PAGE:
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Film People Hit And Miss at LA Opera

September 9, 2008

Over the past couple of days in Los Angeles, I was reminded once again of just how completely different the business of telling stories on stage is to attempting the same on screen.

LA Opera gave two first-time opera directors -- Woody Allen and David Cronenberg -- the chance to apply their seasoned filmmaking skills to a pair of opera productions, both of which opened over the weekend at the Dorothy Chandler Pavilion in downtown Los Angeles. Allen mostly got away unscathed with his staging of Puccini's Gianni Schicchi, but Cronenberg's adaptation of his 1986 horror flick, The Fly, made me wonder if the director had ever been to see a stage production in his life before.

Allen's staging of the most well-known of the three one-act operas that make up Puccini's Il Tritticoin some ways resembles a typical Allen movie. The noisy Italian family at the heart of Puccini's farce could be one of Allen's Jewish clans. The characters might have stepped out of Radio Days or Manhattan. In familiar territory, Allen seems to understand the people in Puccini's story and creates boisterous, visually and physically dense scenes in which there is so much action that one feels like one is watching a Hieronymus Bosch painting come to life. Despite the humor of the production, there are a couple of aspects of Allen's opera debut that bother me. The first is to do with the fact that the director plays safe -- he basically plunks a scenario from one of his vintage films on stage. The second is to do with his weird approach to curtain calls. This sounds insignificant, but it left a bitter taste in my mouth as I left the opera house. Seemingly -- and somewhat pointlessly -- attempting to subvert traditions, Allen had each member of his sizable cast bow individually not once, not twice, but three times. By the time the performers were taking their third set of bows, the audience had gotten fed up with clapping and was starting to wonder what was going on. Meanwhile, the great man himself never bothered showing up on stage. I felt sorry for the singers having to go through this bizarre routine. Instead of leaving the stage on a wave of applause (as was the case for the first two acts of Il Trittico directed by William Friedkin) they left under a cloud of disgruntlement and confusion. Not a great way to end an otherwise pretty great night out at the opera. What was Allen trying to prove?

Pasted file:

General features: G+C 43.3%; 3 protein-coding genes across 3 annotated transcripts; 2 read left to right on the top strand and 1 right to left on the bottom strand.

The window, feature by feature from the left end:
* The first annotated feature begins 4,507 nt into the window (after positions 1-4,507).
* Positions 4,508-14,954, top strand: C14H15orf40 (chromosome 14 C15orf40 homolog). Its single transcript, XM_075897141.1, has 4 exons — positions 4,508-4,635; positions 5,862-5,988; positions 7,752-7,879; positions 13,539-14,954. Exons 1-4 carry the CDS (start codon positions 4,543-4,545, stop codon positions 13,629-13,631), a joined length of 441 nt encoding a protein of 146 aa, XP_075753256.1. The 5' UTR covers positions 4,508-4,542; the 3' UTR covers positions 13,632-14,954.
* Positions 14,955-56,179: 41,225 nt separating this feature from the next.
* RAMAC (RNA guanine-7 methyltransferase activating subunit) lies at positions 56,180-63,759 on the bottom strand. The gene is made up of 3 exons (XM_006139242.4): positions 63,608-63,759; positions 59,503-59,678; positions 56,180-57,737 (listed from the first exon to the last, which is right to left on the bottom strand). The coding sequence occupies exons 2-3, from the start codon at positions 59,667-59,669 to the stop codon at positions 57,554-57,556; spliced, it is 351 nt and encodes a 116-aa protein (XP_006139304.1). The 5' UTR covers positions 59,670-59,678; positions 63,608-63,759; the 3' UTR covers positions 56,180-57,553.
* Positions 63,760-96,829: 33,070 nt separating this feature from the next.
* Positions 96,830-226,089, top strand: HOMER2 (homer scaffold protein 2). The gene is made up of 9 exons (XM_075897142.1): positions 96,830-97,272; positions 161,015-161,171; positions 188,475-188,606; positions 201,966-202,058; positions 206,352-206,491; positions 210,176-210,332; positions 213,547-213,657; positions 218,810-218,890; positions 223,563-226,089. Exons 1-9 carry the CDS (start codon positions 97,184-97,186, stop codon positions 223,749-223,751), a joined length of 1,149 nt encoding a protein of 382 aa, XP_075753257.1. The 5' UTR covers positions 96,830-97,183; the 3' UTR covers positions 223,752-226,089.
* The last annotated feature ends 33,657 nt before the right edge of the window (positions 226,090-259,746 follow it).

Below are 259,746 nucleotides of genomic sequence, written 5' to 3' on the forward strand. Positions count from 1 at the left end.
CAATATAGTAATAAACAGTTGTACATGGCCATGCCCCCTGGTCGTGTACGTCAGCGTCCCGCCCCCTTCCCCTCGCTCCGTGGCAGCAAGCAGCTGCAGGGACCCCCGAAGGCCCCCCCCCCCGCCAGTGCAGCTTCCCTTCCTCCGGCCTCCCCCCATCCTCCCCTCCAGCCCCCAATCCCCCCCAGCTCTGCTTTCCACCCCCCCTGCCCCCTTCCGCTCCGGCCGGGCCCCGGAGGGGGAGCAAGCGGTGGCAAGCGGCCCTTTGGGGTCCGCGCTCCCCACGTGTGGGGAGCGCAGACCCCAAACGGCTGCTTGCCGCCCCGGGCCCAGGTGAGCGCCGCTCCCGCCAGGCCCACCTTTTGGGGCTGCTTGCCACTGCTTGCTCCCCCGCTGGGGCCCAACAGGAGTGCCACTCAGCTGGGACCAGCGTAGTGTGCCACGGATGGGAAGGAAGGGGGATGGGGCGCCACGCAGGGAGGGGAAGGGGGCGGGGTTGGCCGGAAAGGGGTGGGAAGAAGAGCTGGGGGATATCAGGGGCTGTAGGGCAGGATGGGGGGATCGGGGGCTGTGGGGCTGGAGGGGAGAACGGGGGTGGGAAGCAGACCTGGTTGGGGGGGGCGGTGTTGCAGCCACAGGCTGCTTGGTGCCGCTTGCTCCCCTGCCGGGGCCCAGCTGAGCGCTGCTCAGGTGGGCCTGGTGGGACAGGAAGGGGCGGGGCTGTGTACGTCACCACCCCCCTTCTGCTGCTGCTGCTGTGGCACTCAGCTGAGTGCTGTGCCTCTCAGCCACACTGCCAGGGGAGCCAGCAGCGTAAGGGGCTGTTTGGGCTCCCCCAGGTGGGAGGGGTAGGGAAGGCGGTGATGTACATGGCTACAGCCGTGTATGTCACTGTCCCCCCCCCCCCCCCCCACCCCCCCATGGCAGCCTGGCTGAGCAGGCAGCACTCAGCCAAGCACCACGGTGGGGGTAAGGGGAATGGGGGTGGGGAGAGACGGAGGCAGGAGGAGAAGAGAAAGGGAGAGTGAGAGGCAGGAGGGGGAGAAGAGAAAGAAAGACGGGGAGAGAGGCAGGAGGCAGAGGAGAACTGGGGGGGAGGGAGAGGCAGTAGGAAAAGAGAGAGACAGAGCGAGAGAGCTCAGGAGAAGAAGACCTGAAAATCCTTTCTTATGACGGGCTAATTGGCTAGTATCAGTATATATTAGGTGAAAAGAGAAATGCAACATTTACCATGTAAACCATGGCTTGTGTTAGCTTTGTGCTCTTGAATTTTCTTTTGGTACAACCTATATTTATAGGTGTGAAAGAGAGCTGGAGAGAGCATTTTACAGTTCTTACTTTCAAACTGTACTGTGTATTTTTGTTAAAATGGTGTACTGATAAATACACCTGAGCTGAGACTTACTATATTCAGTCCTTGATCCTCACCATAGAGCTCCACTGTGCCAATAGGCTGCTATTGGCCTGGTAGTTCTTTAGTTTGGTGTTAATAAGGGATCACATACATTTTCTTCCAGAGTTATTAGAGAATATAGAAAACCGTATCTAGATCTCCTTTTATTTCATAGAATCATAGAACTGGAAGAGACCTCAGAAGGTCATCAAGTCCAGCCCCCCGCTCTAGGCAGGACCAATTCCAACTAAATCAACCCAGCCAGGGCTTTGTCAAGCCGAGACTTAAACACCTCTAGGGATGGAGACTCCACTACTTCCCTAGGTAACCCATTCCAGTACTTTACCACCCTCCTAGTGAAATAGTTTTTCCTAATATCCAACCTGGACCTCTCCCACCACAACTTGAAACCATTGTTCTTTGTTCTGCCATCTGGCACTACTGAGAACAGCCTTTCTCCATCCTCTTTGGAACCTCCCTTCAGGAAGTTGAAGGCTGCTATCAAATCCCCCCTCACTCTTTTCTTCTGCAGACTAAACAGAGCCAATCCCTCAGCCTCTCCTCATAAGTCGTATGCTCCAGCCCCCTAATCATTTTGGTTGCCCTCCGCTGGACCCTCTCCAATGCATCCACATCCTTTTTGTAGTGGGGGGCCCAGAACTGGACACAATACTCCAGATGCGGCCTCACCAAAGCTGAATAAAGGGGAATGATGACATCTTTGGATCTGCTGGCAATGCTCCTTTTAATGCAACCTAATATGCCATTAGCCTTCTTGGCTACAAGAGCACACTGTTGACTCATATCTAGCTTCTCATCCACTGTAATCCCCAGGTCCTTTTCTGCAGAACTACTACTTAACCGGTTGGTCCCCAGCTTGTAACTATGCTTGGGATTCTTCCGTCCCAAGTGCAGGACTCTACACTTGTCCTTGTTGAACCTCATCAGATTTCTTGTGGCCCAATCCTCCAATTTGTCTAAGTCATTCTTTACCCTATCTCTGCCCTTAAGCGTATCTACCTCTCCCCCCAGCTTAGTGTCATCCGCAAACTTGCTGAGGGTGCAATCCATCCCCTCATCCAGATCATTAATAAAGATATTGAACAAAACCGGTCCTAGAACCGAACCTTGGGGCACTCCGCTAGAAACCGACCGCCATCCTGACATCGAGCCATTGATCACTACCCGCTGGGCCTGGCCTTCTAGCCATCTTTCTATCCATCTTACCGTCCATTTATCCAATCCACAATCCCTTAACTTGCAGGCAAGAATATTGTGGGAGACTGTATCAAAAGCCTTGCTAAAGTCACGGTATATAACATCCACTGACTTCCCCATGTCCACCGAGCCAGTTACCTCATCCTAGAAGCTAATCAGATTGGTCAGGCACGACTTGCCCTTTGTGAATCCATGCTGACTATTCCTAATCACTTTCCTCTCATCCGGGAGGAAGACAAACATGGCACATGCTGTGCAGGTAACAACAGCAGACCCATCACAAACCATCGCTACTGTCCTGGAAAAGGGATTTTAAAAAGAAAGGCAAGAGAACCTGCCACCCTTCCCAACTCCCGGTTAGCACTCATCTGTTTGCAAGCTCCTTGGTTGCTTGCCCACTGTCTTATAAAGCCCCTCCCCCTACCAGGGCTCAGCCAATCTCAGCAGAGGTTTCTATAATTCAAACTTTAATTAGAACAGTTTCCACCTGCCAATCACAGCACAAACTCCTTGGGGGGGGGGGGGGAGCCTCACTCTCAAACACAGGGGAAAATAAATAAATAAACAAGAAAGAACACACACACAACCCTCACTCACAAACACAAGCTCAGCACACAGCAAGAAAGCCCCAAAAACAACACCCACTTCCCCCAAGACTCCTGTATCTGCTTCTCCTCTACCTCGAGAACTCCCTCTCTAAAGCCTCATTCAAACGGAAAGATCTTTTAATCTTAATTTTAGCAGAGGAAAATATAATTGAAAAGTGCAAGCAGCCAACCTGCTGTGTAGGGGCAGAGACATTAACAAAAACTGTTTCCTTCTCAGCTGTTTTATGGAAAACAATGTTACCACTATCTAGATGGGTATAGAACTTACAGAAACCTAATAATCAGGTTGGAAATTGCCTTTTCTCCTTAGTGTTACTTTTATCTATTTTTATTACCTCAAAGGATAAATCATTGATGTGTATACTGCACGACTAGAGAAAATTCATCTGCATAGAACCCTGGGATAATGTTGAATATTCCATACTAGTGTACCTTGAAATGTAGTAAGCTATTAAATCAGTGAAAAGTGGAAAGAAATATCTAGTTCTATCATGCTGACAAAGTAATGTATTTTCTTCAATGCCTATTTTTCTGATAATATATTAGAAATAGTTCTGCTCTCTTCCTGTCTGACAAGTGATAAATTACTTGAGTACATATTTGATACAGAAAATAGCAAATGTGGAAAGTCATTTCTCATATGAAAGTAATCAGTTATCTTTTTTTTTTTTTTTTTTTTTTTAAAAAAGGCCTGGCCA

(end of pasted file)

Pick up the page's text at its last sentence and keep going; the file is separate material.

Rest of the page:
Cronenberg showed a similar lack of understanding of theatrical mores with his production of The Fly. I have to admit that I feel a bit sorry for the movie director, whose work on screen I have long admired. Cronenberg is rather out of his element on stage. He fails to find elegant solutions to problems like how to get people and furniture on and off in between scenes. The piece lacks strong visual and dramatic metaphors. The storytelling system is so literal, from scientist Seth Brundle's latex fright suits to journalist Veronica Quaife's refusal to smoke because she's pregnant to the copious amounts of bad simulated sex, that it's hard to take the piece seriously at any level. Audience members kept giggling during the opening matinee at parts that weren't -- as far as I could tell -- meant to be funny. The literal approach works fine on screen, but it doesn't fly on stage. Cronenberg at least has the benefit of working with terrific actors -- Canadian baritone Daniel Okulitch is particularly striking and conflicted as world-changing scientist/mad genius Brundle. The Fly's problems are not all Cronenberg's fault: Howard Shore's music is terribly weak -- I don't think I've heard a more monotonous and forgettable operatic score in years. And David Henry Hwang's repetitive libretto, with its constant doomsday refrain of "all hail the new flesh!" is more embarrassing than revealing of some important message about the nature of scientific discovery.

Ultimately, the prize for best director over the weekend shouldn't go to either novice. It must go to Friedkin, a veteran filmmaker (The Exorcist, The French Connection) whose opera career extends back a decade to a Florentine production of Wozzeck. I was particularly won over by Friedkin's take on the second part of Il Trittico, Suor Angelica. Having never experienced the opera live on stage, I had no idea that Puccini's convent-based tear-jerker about a bunch of nuns could be so overwhelmingly moving. Thanks to soprano Sondra Radvanovsky's stomach-convulsing turn in the title role and Friedkin's sensitive use of light, bold approach to iconography and meditative, almost sculptural blocking framework, this kitschy one-act stole my heart on a balmy Los Angeles Saturday night.


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